Archive | October 2016

A Song Soft & Light ~ in Fields of Gold ~ a Midnight Summer’s Night ~ while Horses Sleep

I’ll continue our praise of poetry and invite you to listen to its music with four more selections, all from mid-20th century, except the third which is from early 20th century.

How many of you love the outdoors as I do? To stand alone in the woods inhaling fresh air, to feel the breeze on your skin and see a sunset on a hill is a precious moment in time.

Poetry’s magic is that it can take you anywhere. Today, it takes us to different scenes: a country hill in spring, through a summer’s field, a moment at midnight, and at a farm’s sunset.

“Fern Hill” by Dylan Thomas fernhillSource: Fernhill Lodge Cardigan

O this one! This is deep. I had to read it out loud three times to hear the music and its rhythm, a cadence of half rhyme, full rhyme, and end rhyme. This poem in praise of Dylan’s childhood days on his uncle’s farm in Wales, must be heard to be appreciated.
And what better way to hear it than from the poet himself?
It is a song both sweet in the joy of childhood and sad in its loss.

The next poem is a short and simple appreciation of space and time.

“In Praise of Prairie” by Theodore Roethke

Source: Wikipedia

The elm tree is our highest mountain peak;
A five-foot drop a valley, so to speak.

A man’s head is an eminence upon
A field of barley spread beneath the sun.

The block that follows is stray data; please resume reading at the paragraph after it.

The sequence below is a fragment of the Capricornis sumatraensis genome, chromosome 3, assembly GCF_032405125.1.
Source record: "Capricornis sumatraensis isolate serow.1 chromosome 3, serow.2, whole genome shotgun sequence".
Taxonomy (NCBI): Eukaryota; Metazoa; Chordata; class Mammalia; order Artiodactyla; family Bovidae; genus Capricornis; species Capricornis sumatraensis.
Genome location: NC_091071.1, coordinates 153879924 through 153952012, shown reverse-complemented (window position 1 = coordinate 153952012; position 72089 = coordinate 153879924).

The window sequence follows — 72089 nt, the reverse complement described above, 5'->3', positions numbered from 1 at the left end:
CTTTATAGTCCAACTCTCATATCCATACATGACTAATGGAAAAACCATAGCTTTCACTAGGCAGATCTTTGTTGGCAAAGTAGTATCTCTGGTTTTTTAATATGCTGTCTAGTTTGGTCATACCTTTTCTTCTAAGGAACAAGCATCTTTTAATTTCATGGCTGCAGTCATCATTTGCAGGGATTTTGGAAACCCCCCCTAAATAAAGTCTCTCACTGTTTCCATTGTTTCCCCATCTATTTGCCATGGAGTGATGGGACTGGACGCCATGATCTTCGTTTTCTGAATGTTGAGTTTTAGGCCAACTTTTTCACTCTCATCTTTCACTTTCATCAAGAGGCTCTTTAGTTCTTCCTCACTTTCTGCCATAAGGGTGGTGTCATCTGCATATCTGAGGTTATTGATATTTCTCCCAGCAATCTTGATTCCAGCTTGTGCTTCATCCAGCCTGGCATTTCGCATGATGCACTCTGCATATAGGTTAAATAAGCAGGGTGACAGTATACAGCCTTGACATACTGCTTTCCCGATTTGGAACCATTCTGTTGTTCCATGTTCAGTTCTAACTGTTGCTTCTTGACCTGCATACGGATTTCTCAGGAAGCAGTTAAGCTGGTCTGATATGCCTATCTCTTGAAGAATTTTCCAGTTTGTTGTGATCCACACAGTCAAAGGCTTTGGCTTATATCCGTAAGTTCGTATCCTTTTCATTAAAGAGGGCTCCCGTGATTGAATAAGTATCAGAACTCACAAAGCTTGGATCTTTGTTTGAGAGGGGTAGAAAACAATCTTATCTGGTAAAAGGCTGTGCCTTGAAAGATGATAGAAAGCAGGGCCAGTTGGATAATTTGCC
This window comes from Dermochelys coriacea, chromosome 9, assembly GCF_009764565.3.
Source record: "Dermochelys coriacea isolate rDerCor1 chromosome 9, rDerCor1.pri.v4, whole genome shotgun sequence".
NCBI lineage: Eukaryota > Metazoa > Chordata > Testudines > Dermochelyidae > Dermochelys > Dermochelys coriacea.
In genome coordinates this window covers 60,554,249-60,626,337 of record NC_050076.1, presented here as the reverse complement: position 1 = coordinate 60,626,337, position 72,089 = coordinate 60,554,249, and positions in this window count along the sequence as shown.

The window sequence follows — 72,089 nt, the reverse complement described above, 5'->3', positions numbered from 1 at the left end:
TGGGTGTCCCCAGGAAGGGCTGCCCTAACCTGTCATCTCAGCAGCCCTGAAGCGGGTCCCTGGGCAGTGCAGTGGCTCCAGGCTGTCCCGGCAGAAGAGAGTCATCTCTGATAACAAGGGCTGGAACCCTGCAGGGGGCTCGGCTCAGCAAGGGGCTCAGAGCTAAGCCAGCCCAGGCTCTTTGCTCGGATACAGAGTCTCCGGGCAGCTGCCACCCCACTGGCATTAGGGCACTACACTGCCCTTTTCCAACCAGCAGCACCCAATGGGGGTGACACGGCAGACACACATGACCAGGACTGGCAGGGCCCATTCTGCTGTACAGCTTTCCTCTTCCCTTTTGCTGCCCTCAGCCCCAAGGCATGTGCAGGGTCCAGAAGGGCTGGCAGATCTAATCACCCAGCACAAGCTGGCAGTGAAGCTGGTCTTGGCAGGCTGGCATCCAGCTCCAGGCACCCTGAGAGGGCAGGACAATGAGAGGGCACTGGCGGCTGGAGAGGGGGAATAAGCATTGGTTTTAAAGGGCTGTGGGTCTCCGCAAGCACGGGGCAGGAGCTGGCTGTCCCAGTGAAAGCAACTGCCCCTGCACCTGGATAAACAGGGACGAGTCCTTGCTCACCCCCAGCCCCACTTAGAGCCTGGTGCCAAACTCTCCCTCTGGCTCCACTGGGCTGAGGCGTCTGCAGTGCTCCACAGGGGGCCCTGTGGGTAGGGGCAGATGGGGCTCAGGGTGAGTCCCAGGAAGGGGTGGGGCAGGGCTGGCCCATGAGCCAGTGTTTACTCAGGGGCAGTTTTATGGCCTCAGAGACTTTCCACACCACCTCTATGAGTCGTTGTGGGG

Horizons have no strangeness to the eye.
Our feet are sometimes level with the sky,

When we are walking on a treeless plain,
With ankles bruised from stubble of the grain.

The fields stretch out in long, unbroken rows.
We walk aware of what is far and close.

Here distance is familiar as a friend.
The feud we kept with space comes to an end.

Roethke: scholar, Pulitzer Prize-winner, and poet-in-residence at the University of Washington. Thank you Theodore, for a beautiful description of simplicity.

And now we turn to an earlier poet, Thomas Hardy. In “An August Midnight” we see that he observes nature while writing late one night. Insects enter and become his house guests. They know things that he could not. I honor his humility.

Source: Hill Shepard


A shaded lamp and a waving blind,
And the beat of a clock from a distant floor:

On this scene enter—winged, horned, and spined—
A longlegs, a moth, and a Dumbledore;

While ‘mid my page there idly stands
A sleepy fly, that rubs its hand…


Thus meet we five, in this still place,
At this point of time, at this point in space,

—My guests besmear my new-penned line,
Or bang at the lamp and fall supine.

“God humblest, they?” I muse. Yet why?
They know Earth-secrets that know not I.

We finally turn to a field and see a scene at the end of the day.
It offers us a dainty way, so far removed from our world, of how horses perceive night fall.

“The Dusk of Horses” by James Dickey

Source: Landscape Photos

Thank you for visiting these poems with me and sharing them with the children you know. We’ll pay a last visit to poetry the next time we meet. In the meantime, may you discover new music.

The Music of Literature

Our journey through children’s literature has taken us along the road to metaphor, down the lane to lullabies, past flying books to fables, folktales, and myths. We’ve met heroes and meditated on sacred writing; peeked at fantasy and shook hands with fiction, even met pirates who messed with O!

Now it’s time for a symphony! For the music of literature is poetry. Poems often are rhythm in words. Babies know and understand natural rhythm: whether it be a heartbeat or beating spoons on a table. Children feel rhythm in play: jump rope, bouncing balls and

Poetry has a power to evoke emotions beyond its meaning or use. There is great music in its pitch and rhyme, fresh imagination, intense feelings, and joy with words.